diversity weakens the collective conscience which results in right amount. This is what Merton calls pressure to deviate.
higher levels of crime and deviance. Functionalists explain crime in terms of the supposed Pressure can be further deviated by the fact that American
function (strengthening solidarity). This doesn't mean that culture puts emphasis on achieving success at any price
Boundary maintenance society actually creates crime to strengthen solidarity ­ just than upon doing so by legitimate means.
Crime produces reactions from society and unites it because crime does this doesn't mean that this is why it
members against the offender ­ reinforces commitment to exists.
shared norms and values. Functionalism looks at what functions crime serves for Deviant adaptations to strain
This explains function of punishment ­ not to make the society as a whole and ignores how it can affect different Conformity ­ people accept culturally approved goals and
wrongdoer suffer but is to reaffirm societies shared rules groups within society ­ seeing a murderer punished for strive to achieve them legitimately (most likely among
and to reinforce solidarity. their crime might be functional for reinforcing solidarity in middle classes but seen by Merton as typical of all
May be done through rituals of the courtroom which publicly society but it isn't functional for the victim. Americans).
stigmatise the offender and reaffirms values whilst Crime doesn't always promote solidarity ­ can sometimes Innovation ­ people accept goals of money success but use
discouraging other people from offending. have the opposite effect leading people to be more isolated methods such as fraud to achieve it (more likely to be lower
(through fear of things like leaving their house etc). classes who are under more pressure).
Ritualism ­ people give up on trying to follow rules but have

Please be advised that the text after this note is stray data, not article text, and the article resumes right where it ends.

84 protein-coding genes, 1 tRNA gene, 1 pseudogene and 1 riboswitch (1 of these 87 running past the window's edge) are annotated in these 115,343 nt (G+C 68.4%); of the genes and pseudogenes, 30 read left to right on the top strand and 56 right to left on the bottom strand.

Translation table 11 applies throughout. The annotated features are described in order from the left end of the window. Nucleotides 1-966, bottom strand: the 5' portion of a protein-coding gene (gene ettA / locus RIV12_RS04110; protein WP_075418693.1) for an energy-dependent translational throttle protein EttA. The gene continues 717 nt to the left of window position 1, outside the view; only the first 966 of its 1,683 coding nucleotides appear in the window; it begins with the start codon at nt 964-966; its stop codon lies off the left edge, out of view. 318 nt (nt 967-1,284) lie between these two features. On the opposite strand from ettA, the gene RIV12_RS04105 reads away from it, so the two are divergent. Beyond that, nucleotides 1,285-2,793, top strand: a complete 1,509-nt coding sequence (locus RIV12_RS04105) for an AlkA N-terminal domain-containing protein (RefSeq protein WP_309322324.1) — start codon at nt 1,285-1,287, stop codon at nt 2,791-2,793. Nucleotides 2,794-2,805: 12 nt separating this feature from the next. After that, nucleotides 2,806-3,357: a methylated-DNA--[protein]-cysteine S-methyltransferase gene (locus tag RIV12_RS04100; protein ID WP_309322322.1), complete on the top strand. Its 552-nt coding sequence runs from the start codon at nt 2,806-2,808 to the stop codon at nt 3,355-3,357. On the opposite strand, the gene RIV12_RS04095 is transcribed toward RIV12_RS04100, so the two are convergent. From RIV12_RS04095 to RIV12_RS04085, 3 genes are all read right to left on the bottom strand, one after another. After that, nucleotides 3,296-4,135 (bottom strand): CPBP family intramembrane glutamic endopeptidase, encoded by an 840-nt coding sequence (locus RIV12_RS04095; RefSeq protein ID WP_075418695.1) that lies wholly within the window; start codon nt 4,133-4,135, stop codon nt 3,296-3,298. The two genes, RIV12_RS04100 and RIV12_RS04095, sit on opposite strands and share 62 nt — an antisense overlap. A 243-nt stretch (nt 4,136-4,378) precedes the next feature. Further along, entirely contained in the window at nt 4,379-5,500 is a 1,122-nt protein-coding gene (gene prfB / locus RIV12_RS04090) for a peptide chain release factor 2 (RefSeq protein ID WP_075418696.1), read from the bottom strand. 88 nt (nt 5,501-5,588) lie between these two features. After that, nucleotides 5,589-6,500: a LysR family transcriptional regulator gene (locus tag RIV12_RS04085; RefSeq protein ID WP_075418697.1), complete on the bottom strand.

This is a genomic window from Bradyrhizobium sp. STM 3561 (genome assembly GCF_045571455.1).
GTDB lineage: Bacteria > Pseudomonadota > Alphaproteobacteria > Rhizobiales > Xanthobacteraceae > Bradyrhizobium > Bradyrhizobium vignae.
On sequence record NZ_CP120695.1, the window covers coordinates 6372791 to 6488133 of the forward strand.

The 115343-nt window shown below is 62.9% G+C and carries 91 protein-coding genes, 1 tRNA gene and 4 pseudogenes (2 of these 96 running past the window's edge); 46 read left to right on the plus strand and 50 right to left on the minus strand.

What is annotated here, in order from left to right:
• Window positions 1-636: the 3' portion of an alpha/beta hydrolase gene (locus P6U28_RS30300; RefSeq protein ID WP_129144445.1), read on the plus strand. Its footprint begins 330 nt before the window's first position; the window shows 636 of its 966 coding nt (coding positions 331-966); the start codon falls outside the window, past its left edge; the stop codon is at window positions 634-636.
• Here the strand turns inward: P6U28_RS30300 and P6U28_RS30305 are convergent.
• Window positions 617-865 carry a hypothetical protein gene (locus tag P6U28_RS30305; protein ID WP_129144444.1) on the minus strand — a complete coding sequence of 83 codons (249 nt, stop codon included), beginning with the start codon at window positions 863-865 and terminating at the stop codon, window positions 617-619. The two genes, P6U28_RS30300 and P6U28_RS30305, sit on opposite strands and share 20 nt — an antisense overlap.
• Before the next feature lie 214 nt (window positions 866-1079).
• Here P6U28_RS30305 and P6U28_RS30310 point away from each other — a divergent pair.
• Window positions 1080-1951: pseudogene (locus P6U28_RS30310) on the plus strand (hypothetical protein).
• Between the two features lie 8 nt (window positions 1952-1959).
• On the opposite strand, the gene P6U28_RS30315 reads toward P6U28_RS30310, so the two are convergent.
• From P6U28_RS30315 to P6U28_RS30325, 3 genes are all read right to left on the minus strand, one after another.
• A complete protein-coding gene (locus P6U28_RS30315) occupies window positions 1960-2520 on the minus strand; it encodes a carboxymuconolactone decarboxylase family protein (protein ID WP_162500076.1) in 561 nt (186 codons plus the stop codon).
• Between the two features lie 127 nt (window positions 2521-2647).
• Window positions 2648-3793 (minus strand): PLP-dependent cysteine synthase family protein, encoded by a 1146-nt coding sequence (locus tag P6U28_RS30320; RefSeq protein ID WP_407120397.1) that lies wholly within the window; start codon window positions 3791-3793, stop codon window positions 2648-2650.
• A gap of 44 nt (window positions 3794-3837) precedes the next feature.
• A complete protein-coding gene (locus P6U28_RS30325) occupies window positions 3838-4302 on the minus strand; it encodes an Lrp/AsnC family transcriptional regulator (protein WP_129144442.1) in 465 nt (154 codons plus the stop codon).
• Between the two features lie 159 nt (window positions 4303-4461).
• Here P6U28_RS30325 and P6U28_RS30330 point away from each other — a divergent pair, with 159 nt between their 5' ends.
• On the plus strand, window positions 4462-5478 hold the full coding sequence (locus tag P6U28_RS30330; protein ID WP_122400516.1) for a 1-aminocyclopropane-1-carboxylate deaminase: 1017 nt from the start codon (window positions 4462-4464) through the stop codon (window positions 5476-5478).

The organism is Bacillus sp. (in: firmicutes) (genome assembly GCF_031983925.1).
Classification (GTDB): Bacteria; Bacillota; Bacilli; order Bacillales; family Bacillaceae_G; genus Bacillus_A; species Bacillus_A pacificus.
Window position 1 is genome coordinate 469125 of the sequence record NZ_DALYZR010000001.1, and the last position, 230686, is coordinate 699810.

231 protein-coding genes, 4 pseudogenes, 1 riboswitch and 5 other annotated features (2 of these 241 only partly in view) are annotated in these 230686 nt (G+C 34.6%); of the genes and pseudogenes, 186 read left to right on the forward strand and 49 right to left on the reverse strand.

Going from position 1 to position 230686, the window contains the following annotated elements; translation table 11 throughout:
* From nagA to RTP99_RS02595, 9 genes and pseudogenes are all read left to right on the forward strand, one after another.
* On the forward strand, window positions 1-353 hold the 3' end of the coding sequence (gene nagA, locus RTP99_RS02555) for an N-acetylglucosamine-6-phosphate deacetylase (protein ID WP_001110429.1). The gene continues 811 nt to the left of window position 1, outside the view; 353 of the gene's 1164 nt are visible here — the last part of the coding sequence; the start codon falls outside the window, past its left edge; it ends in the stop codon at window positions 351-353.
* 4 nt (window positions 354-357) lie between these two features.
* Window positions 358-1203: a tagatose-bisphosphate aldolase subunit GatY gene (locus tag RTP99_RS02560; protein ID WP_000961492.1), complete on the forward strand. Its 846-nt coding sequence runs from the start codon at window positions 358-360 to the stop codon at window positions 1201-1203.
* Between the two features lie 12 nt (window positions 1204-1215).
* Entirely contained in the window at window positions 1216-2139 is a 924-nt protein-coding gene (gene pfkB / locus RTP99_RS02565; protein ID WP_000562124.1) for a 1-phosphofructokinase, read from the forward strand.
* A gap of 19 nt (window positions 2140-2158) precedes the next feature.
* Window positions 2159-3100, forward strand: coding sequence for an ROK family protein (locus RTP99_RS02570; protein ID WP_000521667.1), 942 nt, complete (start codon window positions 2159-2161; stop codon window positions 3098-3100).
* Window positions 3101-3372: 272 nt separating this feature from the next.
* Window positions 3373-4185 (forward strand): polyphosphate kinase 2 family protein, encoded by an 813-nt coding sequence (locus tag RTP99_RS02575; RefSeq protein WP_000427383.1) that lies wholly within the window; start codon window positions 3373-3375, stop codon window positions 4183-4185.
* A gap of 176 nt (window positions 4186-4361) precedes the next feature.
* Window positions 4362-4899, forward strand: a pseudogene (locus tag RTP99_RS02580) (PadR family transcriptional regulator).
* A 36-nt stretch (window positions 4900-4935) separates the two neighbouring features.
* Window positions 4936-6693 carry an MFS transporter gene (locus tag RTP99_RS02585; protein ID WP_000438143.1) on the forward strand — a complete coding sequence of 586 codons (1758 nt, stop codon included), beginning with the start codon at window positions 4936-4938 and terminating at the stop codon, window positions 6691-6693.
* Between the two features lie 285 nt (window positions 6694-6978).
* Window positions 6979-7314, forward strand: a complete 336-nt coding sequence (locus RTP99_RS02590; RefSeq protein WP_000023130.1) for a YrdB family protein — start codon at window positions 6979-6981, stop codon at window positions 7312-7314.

Adaptation and change internalised legitimate means so follow rules for their own
All change starts with act of deviance ­ people with new sake (typical of lower-middle class workers in dead-end
ideas must not be stifled by weight of social control ­ needs jobs).
to be scope for them to challenge and change existing norms Retreatism ­ people reject the goals and legitimate means
and values. Therefore, neither a high or low rate of crime is and become drop outs (Merton includes outcasts and drug
desirable. addicts in this group).
Too much crime threatens to tear bonds of society apart but Rebellion ­ people reject existing goals and replace them
too little means that members of society are being repressed with new ones in a desire to bring about revolutionary
and controlled. change and create a new kind of society.…read more

Slide 2

Preview of page 2

Merton's strain Alternative status hierarchy
Subculture's values are characterised by malice, spite and
hostility for those outside it ­ delinquent subculture inverts
Evaluation of Cloward and Ohlin
Agree with Merton and Cohen that most crime is working-
class therefore ignoring the crimes of the wealthy. Also
theory (cont) values of mainstream society. What society condemns, the